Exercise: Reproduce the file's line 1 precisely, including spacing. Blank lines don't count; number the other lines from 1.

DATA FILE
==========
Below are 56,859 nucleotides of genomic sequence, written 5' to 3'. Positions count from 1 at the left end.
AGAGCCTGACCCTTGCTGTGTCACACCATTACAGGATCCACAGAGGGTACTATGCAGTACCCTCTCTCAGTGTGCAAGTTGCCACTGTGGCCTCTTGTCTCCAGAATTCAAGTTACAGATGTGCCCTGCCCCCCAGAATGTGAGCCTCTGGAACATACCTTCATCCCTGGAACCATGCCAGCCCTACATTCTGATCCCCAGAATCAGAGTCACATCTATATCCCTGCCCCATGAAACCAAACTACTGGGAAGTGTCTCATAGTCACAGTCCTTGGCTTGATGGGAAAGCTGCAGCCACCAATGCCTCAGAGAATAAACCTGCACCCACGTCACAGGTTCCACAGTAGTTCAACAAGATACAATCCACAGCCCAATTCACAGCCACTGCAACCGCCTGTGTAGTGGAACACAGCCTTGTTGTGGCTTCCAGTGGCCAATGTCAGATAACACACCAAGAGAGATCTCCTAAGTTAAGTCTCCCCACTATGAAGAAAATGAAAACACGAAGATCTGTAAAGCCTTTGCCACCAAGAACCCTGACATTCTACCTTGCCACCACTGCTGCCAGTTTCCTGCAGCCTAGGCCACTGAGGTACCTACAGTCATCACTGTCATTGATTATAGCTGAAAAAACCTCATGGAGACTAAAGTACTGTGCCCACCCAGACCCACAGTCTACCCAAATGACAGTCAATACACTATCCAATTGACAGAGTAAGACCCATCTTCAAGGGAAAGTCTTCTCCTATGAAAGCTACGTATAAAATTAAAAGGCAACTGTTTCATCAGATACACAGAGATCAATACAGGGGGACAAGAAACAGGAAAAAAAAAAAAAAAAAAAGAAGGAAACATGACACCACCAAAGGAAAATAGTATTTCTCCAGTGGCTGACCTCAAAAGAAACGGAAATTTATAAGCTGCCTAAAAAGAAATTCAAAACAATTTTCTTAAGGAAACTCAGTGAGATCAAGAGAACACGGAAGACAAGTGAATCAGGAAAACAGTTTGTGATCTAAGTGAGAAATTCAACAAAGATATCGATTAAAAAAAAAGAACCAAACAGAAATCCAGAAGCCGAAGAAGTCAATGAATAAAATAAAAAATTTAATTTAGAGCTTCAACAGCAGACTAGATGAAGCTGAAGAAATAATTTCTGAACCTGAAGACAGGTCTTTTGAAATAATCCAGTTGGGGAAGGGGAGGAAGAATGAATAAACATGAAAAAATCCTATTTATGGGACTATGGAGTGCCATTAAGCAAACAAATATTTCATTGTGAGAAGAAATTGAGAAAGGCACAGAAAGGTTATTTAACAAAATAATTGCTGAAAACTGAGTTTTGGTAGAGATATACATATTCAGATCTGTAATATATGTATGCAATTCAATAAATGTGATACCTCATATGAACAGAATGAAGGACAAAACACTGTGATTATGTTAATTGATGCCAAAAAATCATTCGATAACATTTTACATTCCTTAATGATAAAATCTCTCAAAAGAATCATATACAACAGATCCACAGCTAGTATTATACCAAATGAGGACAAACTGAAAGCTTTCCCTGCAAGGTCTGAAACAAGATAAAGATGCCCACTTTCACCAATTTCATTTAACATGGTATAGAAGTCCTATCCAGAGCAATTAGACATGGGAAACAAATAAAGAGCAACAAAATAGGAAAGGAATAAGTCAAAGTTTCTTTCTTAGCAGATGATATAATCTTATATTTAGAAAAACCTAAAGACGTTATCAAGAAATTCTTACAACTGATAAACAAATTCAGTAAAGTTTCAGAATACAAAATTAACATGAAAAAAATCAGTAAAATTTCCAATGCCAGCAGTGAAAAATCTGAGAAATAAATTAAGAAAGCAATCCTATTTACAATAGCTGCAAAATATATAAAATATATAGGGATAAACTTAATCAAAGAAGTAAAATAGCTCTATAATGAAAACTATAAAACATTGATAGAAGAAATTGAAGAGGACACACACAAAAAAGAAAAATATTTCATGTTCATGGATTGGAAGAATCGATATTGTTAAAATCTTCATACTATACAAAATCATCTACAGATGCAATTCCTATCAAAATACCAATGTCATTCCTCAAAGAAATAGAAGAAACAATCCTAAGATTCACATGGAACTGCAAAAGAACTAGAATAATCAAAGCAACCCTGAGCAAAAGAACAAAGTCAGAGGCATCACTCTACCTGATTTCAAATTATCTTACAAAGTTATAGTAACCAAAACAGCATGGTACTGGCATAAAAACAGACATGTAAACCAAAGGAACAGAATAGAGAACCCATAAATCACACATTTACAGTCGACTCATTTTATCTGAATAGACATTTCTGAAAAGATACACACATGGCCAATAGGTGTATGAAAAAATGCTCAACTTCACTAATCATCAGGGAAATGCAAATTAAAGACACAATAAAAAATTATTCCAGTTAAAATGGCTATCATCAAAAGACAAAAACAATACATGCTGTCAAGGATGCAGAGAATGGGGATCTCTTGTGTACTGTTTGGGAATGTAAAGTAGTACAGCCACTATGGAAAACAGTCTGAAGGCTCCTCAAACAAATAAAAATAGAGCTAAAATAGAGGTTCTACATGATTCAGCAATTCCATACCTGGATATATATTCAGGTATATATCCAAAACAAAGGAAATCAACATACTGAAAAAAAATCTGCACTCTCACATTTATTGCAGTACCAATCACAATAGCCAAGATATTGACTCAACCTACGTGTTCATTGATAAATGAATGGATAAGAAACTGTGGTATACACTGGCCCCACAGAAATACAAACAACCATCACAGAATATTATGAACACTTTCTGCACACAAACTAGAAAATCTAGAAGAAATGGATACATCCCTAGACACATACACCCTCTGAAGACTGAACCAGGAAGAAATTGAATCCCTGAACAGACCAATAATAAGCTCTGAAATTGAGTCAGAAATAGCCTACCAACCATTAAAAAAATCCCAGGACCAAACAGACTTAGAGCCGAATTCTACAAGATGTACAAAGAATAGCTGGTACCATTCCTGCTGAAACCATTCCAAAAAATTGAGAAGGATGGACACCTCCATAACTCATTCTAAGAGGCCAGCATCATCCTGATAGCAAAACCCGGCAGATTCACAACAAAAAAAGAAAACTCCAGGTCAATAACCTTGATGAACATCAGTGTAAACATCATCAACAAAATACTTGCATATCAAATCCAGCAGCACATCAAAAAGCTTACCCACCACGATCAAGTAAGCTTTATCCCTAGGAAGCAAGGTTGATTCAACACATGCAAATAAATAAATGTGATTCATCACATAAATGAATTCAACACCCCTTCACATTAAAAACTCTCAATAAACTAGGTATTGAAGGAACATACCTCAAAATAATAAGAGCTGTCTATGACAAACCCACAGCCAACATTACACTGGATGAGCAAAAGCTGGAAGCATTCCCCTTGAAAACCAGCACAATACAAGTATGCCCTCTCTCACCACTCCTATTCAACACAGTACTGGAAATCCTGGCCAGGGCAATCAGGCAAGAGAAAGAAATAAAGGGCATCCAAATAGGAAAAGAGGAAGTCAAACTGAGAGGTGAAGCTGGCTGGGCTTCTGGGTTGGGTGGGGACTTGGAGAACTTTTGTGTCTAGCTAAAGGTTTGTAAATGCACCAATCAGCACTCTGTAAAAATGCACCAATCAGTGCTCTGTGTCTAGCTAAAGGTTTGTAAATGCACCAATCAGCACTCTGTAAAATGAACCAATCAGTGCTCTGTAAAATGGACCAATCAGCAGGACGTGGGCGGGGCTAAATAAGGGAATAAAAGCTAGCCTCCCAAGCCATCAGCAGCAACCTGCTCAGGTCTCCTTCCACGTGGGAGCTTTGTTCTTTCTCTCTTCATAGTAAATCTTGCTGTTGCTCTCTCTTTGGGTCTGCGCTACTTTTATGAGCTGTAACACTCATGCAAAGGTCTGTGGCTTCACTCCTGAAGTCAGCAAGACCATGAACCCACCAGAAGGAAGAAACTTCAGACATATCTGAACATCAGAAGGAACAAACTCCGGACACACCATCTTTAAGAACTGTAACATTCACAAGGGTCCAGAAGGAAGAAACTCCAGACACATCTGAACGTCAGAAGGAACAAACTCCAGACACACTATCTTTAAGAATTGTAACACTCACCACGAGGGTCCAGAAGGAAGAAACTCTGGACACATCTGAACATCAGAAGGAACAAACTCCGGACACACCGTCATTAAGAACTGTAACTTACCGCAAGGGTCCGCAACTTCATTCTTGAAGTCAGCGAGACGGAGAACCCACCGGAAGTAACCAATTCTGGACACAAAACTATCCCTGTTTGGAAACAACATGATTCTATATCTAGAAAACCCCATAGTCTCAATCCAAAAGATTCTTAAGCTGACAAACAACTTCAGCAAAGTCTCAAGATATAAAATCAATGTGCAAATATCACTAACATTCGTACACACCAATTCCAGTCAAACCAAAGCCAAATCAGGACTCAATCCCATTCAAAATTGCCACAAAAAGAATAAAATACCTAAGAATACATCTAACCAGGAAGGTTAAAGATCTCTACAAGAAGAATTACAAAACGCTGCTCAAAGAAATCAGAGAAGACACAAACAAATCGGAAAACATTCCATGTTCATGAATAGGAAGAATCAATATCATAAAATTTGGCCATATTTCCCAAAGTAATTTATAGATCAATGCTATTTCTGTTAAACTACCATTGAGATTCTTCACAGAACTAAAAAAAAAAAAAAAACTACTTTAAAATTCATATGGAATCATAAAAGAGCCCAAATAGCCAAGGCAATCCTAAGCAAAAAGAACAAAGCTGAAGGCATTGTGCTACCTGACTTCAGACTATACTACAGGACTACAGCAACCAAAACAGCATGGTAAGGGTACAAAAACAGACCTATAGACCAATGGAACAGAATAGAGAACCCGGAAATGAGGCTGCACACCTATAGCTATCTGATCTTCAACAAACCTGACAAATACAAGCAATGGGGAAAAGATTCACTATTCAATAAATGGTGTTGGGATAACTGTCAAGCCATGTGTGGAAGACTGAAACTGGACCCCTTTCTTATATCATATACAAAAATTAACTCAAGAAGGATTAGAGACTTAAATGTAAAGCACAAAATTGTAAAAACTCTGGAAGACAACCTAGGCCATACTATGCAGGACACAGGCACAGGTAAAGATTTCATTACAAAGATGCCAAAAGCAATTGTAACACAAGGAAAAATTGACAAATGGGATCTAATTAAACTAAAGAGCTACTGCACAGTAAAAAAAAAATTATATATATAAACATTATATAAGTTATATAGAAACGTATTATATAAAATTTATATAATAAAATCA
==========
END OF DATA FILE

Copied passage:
Below are 56,859 nucleotides of genomic sequence, written 5' to 3'. Positions count from 1 at the left end.